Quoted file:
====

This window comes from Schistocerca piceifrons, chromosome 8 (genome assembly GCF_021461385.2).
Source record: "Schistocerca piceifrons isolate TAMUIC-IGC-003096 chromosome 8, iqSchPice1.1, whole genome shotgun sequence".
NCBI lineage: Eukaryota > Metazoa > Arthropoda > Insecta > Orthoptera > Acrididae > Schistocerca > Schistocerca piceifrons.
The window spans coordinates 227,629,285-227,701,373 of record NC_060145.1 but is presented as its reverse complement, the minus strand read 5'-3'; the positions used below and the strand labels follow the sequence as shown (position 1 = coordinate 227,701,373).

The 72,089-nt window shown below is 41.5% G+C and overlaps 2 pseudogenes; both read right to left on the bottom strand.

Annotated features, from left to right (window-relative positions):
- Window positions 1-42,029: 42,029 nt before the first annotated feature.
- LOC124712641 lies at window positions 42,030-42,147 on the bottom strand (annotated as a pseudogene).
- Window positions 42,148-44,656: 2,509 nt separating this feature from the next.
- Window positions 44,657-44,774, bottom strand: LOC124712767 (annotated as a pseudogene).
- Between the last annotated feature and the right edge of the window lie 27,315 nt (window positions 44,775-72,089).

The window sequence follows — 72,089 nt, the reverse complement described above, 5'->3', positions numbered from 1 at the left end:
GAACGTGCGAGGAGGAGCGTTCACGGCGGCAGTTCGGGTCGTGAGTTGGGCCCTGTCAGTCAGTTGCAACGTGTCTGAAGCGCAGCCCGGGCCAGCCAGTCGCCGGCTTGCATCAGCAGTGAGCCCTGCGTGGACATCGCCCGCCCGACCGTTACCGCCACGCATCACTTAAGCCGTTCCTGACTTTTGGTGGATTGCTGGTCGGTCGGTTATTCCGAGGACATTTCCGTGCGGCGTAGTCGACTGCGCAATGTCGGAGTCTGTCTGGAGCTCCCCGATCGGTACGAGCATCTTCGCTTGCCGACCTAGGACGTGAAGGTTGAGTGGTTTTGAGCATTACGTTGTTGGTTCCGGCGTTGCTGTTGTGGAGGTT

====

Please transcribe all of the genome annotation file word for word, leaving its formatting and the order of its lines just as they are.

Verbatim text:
This window comes from Schistocerca piceifrons, chromosome 8 (genome assembly GCF_021461385.2).
Source record: "Schistocerca piceifrons isolate TAMUIC-IGC-003096 chromosome 8, iqSchPice1.1, whole genome shotgun sequence".
NCBI lineage: Eukaryota > Metazoa > Arthropoda > Insecta > Orthoptera > Acrididae > Schistocerca > Schistocerca piceifrons.
The window spans coordinates 227,629,285-227,701,373 of record NC_060145.1 but is presented as its reverse complement, the minus strand read 5'-3'; the positions used below and the strand labels follow the sequence as shown (position 1 = coordinate 227,701,373).

The 72,089-nt window shown below is 41.5% G+C and overlaps 2 pseudogenes; both read right to left on the bottom strand.

Annotated features, from left to right (window-relative positions):
- Window positions 1-42,029: 42,029 nt before the first annotated feature.
- LOC124712641 lies at window positions 42,030-42,147 on the bottom strand (annotated as a pseudogene).
- Window positions 42,148-44,656: 2,509 nt separating this feature from the next.
- Window positions 44,657-44,774, bottom strand: LOC124712767 (annotated as a pseudogene).
- Between the last annotated feature and the right edge of the window lie 27,315 nt (window positions 44,775-72,089).

The window sequence follows — 72,089 nt, the reverse complement described above, 5'->3', positions numbered from 1 at the left end:
GAACGTGCGAGGAGGAGCGTTCACGGCGGCAGTTCGGGTCGTGAGTTGGGCCCTGTCAGTCAGTTGCAACGTGTCTGAAGCGCAGCCCGGGCCAGCCAGTCGCCGGCTTGCATCAGCAGTGAGCCCTGCGTGGACATCGCCCGCCCGACCGTTACCGCCACGCATCACTTAAGCCGTTCCTGACTTTTGGTGGATTGCTGGTCGGTCGGTTATTCCGAGGACATTTCCGTGCGGCGTAGTCGACTGCGCAATGTCGGAGTCTGTCTGGAGCTCCCCGATCGGTACGAGCATCTTCGCTTGCCGACCTAGGACGTGAAGGTTGAGTGGTTTTGAGCATTACGTTGTTGGTTCCGGCGTTGCTGTTGTGGAGGTT